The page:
2010 Kawasaki ER-6n
The U.S. motorcycle market is determinedly recreational. Weekend riders are in the vast majority, with just a few daily commuters taking advantage of a motorcycle’s economical use of resources and space. The industry undoubtedly wishes it were not so, and they are hoping to persuade the public that daily motorcycle use (where the climate permits) is a smart idea.
When that happens, maybe more riders will take advantage of the extraordinary benefits of bikes like Kawasaki’s ER-6n. Here’s a machine that doesn’t cost much ($6,699), is easy to ride, performs to almost everyone’s expectations, and handles with real panache. And did we mention that its 649cc parallel twin engine provides fuel mileage that makes the price at the pump almost irrelevant?
While there are visible signs of cost cutting in the bike’s specification—like the steel trellis frame and tubular swing arm—all the components are of a high quality, and the engineering is exemplary. To reduce the vibes typical of a twin-cylinder engine with a 180-degree crankshaft, a balancer shaft driven off the engine acts in concert with rubber upper-rear engine mounts bushings, rubber footpeg cushions and a rubber isolated handlebar.
The result is a bike with just enough mechanical tremor at the handlebars to provide a sense of the twin’s energetic character, but not enough to send your fingers to sleep. Equally pleasing is the sense of refinement imparted by the drivetrain. The clutch is a light pull, but its engagement is agreeably gradual.
Plus, the shifter action is light and positive, with a neutral finder to alleviate that annoying stop-sign tap dance as you search for neutral.
Kawasaki’s ER-6n is equipped with digital fuel injection using dual 38mm Keihin throttle bodies with sub-throttles to smooth response in much the same way CV carburetors did. The result is clean throttle response pretty much all the time, with the quick starting and instant cold-weather usability that comes with the technology.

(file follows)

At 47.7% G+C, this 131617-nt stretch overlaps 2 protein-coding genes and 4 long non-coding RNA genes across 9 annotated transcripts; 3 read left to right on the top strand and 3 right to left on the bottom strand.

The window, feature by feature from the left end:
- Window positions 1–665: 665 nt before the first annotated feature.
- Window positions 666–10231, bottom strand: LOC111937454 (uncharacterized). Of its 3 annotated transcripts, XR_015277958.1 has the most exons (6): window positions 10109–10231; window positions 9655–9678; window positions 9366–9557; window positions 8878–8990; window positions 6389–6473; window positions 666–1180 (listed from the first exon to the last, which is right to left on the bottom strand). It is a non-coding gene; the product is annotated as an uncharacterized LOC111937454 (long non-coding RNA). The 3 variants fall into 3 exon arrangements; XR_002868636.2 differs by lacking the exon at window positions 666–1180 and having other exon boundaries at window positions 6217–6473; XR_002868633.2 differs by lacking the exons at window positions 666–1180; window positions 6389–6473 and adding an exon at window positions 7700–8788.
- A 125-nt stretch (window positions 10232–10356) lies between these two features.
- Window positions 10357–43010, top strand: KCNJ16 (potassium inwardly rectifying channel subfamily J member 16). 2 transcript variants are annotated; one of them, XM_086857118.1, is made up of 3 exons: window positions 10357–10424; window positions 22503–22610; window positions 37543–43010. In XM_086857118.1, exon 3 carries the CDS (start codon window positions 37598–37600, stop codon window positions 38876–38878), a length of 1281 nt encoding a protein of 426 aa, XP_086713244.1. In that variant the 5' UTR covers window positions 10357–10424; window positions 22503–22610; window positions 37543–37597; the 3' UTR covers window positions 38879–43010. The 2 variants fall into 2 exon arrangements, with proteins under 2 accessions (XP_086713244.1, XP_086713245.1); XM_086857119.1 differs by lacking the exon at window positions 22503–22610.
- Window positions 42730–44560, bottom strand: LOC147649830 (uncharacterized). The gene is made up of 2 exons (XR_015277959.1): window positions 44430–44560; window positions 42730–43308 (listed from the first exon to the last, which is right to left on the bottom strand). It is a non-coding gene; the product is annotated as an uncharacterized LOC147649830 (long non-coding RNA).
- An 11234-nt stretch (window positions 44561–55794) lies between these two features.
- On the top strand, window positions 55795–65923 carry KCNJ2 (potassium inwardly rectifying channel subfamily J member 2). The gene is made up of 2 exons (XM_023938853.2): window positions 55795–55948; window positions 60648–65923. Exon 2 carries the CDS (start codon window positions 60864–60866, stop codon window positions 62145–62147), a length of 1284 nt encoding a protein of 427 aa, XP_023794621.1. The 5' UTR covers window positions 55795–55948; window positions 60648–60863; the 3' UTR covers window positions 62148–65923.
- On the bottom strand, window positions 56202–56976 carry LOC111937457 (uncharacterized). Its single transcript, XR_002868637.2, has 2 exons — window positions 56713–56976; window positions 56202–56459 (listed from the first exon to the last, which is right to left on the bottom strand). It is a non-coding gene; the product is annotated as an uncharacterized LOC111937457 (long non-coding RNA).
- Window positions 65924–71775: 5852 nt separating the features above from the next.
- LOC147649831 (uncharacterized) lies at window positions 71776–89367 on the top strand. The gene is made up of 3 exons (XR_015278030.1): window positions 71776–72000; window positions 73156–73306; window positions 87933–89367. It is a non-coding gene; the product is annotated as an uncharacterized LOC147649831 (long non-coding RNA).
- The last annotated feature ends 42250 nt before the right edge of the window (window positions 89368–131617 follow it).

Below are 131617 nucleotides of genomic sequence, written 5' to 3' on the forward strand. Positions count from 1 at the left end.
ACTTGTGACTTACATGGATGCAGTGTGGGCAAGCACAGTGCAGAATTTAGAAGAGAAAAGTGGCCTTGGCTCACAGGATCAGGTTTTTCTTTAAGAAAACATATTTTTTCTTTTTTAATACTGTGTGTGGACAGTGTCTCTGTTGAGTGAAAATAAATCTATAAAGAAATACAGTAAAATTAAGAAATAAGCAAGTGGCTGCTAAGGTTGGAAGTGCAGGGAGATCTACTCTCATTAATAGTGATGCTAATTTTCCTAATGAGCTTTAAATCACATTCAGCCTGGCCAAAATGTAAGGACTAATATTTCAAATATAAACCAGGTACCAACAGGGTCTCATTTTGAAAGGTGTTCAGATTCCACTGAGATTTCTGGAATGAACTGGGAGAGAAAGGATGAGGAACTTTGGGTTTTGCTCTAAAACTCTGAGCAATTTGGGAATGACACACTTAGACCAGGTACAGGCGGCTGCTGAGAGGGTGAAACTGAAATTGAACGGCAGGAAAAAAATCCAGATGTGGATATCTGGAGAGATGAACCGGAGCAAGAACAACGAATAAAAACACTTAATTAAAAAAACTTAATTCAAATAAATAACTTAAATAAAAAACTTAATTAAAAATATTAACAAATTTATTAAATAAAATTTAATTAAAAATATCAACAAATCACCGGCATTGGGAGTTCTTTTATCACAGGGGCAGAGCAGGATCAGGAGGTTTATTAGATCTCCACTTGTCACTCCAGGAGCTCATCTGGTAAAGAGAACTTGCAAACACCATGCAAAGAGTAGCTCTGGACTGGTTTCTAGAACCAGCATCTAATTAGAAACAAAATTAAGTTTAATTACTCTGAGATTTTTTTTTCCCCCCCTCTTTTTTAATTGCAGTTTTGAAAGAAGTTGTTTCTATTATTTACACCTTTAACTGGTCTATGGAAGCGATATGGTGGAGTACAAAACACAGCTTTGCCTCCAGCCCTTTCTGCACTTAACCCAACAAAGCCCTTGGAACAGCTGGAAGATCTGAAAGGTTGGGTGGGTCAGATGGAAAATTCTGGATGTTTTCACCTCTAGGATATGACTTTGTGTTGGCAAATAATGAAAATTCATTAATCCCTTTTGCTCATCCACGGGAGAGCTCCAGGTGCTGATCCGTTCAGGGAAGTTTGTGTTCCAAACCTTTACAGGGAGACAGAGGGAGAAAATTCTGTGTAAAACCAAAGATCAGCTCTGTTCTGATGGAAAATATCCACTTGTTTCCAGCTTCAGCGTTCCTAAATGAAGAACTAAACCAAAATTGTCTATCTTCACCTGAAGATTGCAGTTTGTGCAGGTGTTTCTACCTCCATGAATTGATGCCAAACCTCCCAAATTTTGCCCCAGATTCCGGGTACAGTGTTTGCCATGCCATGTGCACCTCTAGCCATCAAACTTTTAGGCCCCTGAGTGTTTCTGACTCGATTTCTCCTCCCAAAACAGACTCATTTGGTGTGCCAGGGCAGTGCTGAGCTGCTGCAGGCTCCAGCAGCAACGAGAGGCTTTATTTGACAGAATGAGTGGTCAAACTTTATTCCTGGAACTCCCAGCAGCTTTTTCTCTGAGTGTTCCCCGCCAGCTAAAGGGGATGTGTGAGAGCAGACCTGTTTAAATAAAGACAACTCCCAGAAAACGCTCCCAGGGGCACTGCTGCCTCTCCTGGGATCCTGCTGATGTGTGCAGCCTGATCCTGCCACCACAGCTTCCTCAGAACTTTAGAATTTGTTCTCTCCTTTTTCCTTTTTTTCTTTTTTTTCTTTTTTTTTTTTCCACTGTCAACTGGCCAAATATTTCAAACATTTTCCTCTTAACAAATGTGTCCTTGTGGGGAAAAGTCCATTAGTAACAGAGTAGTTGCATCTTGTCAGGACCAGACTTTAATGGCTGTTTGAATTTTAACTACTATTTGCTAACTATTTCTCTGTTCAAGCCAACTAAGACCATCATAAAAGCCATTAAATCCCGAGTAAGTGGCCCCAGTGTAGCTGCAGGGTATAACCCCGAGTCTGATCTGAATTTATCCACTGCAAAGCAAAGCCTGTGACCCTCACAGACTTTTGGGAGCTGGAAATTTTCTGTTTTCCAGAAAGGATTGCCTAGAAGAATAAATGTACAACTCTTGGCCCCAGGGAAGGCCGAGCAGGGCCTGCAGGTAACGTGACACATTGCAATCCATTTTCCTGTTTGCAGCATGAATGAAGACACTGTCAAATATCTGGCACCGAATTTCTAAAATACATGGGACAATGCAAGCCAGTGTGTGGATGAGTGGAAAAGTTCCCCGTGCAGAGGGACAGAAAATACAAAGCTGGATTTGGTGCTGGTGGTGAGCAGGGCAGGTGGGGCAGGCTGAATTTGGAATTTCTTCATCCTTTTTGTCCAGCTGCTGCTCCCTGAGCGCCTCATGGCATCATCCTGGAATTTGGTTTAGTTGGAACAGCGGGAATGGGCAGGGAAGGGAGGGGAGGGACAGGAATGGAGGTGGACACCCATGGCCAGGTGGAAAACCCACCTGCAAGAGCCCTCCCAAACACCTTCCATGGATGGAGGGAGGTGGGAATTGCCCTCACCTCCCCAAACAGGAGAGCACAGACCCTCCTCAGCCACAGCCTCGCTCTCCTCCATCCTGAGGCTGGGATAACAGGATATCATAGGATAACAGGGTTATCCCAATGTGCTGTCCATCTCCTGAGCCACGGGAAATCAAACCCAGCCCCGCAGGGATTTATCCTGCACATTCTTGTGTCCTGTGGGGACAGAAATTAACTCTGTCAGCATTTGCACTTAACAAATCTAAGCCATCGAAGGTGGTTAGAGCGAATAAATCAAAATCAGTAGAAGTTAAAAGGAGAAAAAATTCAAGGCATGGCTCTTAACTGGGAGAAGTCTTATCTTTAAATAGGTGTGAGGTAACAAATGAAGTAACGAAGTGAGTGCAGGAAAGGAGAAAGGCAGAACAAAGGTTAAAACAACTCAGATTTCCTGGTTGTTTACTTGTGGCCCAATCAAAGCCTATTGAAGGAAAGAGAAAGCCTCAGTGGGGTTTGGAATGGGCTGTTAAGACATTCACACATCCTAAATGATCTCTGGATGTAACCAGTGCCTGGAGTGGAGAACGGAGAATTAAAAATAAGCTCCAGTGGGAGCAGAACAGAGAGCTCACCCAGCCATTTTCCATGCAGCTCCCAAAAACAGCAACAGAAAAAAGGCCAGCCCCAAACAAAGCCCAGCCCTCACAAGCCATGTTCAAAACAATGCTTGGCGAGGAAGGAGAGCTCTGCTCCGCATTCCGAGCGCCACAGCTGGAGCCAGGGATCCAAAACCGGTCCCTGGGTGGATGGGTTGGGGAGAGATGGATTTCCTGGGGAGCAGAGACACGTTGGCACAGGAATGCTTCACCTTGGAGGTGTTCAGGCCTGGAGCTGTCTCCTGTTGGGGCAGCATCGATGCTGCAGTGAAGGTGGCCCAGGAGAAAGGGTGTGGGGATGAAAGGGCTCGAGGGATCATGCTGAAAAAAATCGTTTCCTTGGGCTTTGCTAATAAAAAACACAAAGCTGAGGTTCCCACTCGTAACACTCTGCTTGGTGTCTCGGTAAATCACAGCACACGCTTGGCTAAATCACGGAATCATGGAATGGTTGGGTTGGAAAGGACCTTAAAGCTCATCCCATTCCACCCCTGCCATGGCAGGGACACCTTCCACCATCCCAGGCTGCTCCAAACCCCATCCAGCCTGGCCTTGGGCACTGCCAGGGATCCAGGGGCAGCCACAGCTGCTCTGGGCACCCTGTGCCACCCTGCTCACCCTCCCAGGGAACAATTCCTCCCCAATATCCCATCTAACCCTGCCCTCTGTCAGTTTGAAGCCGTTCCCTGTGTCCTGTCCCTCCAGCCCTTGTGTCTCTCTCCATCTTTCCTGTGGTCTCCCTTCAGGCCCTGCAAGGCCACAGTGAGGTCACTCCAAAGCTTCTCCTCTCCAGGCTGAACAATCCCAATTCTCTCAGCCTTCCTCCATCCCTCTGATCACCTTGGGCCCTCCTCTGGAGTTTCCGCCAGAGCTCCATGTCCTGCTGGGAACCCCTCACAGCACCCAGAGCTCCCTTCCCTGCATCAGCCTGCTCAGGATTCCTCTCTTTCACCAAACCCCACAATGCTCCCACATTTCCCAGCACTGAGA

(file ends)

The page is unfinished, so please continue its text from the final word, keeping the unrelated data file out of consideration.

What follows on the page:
Even though the ER has a tachometer redlined at 11,000 and the double-overhead cam, four-valve architecture that hints at high engine speeds, its torque is well distributed across the range. The power peak of 71 horsepower is set at a fairly high point—8,500 rpm according to the factory—with maximun torque of 49 pound-feet supplied at 7,000 rpm. Yet, in the real world one usually short shifts in normal riding because of how good the bike’s low- and mid-range flexibility is.
It’s one of those bikes that gets to sixth gear in seemingly no time, always needing more downshifts at the next red light than you’d expected. The freeway performance put up by this machine is pretty phenomenal. Able to cruise effortlessly at any prevailing traffic speed, the Kawasaki will accelerate urgently in response to a handful of throttle.
The rate at which it will run from 70 to 100 mph makes a downshift simply superfluous when you need to pass something.
Despite the naked bike format, there seems to be enough wind deflection provided by the droopy headlight, instrument nacelle and lower bodywork that high speeds on a freeway are not the tiring, windswept experiences one might expect. Although the handlebar position seemed strangely upright and peculiar after I climbed off a Ducati Monster 796, the riding position soon felt normal and comfortable.